be shared with the med­i­cal com­mu­nity lo­cally, na­tion­ally and in­ter­na­tion­ally through med­i­cal jour­nal pub­li­ca­tions and sci­en­tific pre­sen­ta­tions.

“The ed­u­ca­tion goes hand-in-hand with the re­search ef­forts,” says Ship­ley. “Hope­fully we’ll have a good col­lab­o­ra­tive ef­fort here and peo­ple are go­ing to learn from each other.”

TAVR has been a na­tion­ally and in­ter­na­tion­ally rec­og­nized pro­gram. The team hopes to build on that ex­pe­ri­ence by con­tin­u­ing the min­i­mally in­va­sive valves, but also work­ing with other com­mu­nity part­ners such as physi­cian as­sis­tant and nurs­ing schools to do sim­u­la­tion labs and other ed­u­ca­tional pro­grams with them.

“We’ll have the space to do that now, and the lab space to do it,” says DiGiorgi. “We’re also in talks, with In­tu­itive, the Da Vinci ro­botic com­pany, to be the only sim­u­la­tion cen­ter be­tween here and Or­lando. There’s a lot of op­por­tu­nity.”

“You have doc­tors com­ing, in­ter­na­tion­ally, look­ing at the tech­niques they’re us­ing, so ba­si­cally what you’re start­ing with is a cen­ter of ex­cel­lence. When you start with that and you have doc­tors that are pas­sion­ate about what they’d like to ac­com­plish in the way of in­no­va­tion, that’s a pretty good for­mula for suc­cess. Re­sults do mat­ter and they mat­ter a lot,” says Ship­ley. “It’s not like this is a brand-new startup. They have the cen­ter of ex­cel­lence in place; they’ve al­ready hit the ground run­ning.”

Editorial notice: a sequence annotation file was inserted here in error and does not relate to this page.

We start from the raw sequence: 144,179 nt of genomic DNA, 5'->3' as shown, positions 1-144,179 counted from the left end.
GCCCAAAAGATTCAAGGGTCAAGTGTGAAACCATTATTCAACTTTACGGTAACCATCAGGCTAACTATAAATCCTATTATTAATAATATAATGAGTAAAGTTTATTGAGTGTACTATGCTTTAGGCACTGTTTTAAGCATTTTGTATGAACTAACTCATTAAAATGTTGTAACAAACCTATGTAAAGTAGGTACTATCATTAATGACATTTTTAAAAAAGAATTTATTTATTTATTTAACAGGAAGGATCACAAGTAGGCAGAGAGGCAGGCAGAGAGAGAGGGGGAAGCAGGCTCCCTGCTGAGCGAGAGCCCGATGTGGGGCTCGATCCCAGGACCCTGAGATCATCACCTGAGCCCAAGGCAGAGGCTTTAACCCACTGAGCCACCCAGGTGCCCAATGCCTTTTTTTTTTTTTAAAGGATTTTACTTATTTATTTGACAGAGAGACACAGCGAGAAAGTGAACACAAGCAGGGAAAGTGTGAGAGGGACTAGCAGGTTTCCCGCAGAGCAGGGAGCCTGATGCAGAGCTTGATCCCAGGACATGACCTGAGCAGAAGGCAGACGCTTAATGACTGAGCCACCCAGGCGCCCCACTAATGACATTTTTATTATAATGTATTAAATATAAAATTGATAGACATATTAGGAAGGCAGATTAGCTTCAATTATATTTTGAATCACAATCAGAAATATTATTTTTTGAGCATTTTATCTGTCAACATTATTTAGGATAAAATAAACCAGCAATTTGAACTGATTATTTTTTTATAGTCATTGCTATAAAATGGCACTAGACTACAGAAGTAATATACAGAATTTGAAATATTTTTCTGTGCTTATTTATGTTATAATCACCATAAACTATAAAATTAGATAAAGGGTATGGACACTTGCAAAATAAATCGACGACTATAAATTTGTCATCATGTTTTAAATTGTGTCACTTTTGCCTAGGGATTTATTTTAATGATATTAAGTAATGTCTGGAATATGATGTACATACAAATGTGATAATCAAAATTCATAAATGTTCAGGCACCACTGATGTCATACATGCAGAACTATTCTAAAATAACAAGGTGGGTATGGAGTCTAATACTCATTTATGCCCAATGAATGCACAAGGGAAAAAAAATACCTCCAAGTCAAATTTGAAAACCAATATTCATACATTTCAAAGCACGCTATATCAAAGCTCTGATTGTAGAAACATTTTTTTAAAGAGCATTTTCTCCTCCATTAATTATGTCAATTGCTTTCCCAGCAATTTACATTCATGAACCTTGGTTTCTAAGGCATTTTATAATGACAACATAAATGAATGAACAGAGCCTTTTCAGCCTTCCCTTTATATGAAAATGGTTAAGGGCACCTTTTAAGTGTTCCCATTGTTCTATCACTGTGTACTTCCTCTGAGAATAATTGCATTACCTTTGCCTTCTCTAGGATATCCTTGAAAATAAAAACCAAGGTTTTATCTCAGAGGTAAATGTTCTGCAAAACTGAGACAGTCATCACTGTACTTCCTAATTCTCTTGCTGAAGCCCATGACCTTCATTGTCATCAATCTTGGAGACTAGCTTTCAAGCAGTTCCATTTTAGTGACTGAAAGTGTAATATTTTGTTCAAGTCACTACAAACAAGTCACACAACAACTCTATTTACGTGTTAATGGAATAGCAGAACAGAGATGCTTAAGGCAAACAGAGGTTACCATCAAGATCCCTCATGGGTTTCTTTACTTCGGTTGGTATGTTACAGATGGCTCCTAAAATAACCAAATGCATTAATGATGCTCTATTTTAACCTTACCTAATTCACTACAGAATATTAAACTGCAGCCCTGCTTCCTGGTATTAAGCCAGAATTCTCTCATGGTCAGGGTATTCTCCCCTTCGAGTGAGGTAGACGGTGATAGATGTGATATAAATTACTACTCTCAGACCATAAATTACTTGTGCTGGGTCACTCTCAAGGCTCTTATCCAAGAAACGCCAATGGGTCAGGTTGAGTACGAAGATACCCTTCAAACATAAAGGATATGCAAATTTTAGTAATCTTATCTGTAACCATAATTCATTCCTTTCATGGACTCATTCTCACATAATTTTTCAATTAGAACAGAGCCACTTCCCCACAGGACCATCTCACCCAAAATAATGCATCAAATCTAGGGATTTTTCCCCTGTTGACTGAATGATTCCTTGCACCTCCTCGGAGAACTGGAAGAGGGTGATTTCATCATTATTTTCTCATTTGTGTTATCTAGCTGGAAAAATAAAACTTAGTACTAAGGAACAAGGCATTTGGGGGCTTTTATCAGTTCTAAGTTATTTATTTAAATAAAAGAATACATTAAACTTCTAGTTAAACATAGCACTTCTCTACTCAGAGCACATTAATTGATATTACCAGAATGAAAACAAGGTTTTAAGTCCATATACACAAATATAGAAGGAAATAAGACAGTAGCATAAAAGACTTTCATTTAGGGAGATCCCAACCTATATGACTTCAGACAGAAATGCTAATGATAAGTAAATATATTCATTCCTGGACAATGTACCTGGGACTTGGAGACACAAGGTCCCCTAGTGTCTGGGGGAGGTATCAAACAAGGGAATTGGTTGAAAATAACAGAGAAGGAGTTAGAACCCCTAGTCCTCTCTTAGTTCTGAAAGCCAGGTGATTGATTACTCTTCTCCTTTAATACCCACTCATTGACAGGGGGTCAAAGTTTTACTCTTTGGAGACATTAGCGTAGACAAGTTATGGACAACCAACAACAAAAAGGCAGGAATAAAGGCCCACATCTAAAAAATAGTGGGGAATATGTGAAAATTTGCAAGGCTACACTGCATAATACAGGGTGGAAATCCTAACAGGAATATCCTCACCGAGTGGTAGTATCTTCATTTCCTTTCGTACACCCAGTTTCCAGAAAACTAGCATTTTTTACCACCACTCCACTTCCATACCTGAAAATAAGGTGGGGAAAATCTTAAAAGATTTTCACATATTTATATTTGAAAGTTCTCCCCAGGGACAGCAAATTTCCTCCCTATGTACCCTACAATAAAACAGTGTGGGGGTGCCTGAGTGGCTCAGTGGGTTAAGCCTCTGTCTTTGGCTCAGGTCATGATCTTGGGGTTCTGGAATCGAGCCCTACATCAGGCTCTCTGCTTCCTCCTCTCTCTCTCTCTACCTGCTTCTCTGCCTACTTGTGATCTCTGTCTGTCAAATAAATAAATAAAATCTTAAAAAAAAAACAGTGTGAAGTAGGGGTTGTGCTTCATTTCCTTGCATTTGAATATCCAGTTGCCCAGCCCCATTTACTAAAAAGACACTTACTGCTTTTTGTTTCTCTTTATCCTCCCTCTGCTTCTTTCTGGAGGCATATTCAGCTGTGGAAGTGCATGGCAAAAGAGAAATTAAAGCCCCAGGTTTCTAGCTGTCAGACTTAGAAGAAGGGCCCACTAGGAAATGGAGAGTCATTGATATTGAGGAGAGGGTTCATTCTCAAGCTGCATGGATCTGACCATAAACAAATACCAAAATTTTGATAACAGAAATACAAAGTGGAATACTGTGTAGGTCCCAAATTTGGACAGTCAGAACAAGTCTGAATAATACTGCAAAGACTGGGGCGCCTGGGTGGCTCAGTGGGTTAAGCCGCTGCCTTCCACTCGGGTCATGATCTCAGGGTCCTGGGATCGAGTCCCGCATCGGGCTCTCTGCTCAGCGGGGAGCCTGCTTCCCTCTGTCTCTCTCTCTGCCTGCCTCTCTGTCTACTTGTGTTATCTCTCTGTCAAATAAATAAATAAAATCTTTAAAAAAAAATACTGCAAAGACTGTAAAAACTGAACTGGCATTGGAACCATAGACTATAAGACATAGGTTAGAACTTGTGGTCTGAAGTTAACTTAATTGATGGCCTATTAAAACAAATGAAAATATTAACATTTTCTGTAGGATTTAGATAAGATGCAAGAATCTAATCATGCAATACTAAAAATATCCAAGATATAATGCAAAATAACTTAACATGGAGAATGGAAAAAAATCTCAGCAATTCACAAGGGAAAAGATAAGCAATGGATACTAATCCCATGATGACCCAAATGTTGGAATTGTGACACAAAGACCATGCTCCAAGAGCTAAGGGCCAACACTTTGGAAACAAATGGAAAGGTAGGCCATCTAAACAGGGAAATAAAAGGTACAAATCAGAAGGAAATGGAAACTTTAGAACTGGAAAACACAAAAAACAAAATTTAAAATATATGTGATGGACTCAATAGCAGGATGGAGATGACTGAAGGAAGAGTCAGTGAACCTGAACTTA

Though many of the pro­grams are al­ready un­der­way, con­struc­tion of the Ship­ley Cen­ter must wait un­til the new chil­dren’s hos­pi­tal is com­plete. Plans call for con­vert­ing 10,000 square feet of space cur­rently used for pe­di­atric ser­vices on the first floor of HealthPark Med­i­cal Cen­ter.

“The phil­an­thropic goal is $6 mil­lion, to which the Ship­ley Foun­da­tion has de­voted $2.5 mil­lion. Ship­ley’s dona­tions will be sup­ple­mented by en­dow­ments es­tab­lished for Ed­u­ca­tion & Train­ing and Pa­tient Care Op­ti­miza­tion; re­search grants, pri­vately funded and gov­ern­ment funded; and other donors that have lined up along the way,” says DiGiorgi.

“I think this is prob­a­bly the first time that Lee Me­mo­rial Health Sys­tem has moved into some­thing like this, and it cer­tainly won’t be the last,” says Ship­ley. “I think the ca­pa­bil­ity ex­ists there; with great lead­er­ship there’s no rea­son we can’t do more. We’ve given it a good jump-start, and I hope my con­tri­bu­tion and our be­lief in th­ese ef­forts will en­gen­der a lot of sup­port from the com­mu­nity.”

Those who are in­ter­ested in mak­ing a do­na­tion should con­tact the Lee Me­mo­rial Health Sys­tem Foun­da­tion at 239-343-6058 or foun­da­[email protected]­rial.org.

Though many of the pro­grams are al­ready un­der­way, con­struc­tion plans for The Ship­ley Cen­ter for Car­dio­tho­racic Surgery In­no­va­tion, Ed­u­ca­tion & Re­search call for con­vert­ing 10,000 square feet of space, cur­rently used for pe­di­atric ser­vices, on the first...

Samira Beck­with suc­cess­fully un­der­went tran­scatheter aor­tic valve re­place­ment (TAVR) in Oc­to­ber, 2014. TAVR is an al­ter­na­tive to open heart surgery that uses a catheter to ac­cess the heart through an artery.